Self-driving lab head urges freeze after "nightmare" fatality
Carmakers and technology companies should freeze their race to field autonomous vehicles because "clearly the technology is not where it needs to be," said Raj Rajkumar, head of Carnegie Mellon University's leading self-driving laboratory.
What he said: Speaking a few hours after a self-driven vehicle ran over and killed a pedestrian in Arizona, Rajkumar said, "This isn't like a bug with your phone. People can get killed. Companies need to take a deep breath. The technology is not there yet. We need to keep people in the loop."
Why it matters: Virtually every major car company on the planet, in addition to numerous startups and tech companies, are doing live testing of self-driving vehicles — and pushing policy officials to allow them to do so.
But Rajkumar said that ordinary people in addition to automakers and tech companies have developed far too much trust in self-driving technology simply because the cars have driven hundreds of thousands of miles with only one fatality before this — a Tesla driver who slammed into the side of a truck last year.
Why Europeans are more skeptical of data-driven businesses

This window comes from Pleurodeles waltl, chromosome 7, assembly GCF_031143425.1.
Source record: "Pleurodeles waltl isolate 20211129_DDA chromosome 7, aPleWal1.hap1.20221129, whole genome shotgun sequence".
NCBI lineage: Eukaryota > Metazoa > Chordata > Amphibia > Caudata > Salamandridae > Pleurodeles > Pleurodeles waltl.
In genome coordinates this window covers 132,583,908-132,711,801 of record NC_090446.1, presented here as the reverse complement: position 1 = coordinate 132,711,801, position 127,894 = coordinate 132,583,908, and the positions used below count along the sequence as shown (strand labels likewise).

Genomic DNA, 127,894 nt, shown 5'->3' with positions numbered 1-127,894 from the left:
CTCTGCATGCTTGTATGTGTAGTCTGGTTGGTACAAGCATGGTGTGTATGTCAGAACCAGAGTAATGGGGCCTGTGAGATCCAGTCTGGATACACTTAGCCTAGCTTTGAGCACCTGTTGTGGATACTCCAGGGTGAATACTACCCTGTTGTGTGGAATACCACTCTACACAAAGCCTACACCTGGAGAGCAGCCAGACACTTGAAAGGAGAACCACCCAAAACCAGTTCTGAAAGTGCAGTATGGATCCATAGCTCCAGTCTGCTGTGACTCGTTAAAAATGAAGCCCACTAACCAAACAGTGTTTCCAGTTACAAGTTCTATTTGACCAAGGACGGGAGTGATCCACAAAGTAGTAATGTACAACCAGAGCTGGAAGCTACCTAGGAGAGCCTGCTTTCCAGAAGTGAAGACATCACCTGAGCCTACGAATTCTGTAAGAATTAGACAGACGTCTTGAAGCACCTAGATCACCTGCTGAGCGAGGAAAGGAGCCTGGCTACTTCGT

Europeans view privacy as a human rights issue, leading regulators there to be much more skeptical of data-driven businesses like social media. Americans are also beginning to worry about how data is used on some platforms like Facebook, particularly after news of the Cambridge Analytica scandal broke this weekend.
The big picture: Europe's history and culture plays a large role in shaping its views toward privacy. Granted, this history has to do with government access to personal information, but it's since extended to businesses.
Last week at South by Southwest, Damien Levie, head of the E.U.'s trade and agriculture at its U.S. embassy, provided context on the upcoming data privacy law:
U.S. context: Julie Brill, currently deputy general counsel at Microsoft and a former FTC Commissioner, added:
Cultural attitudes impact social media use: A Pew survey last year found that internet access doesn't necessarily lead to social media use, including in European countries like Germany, where only 37% of people use social media.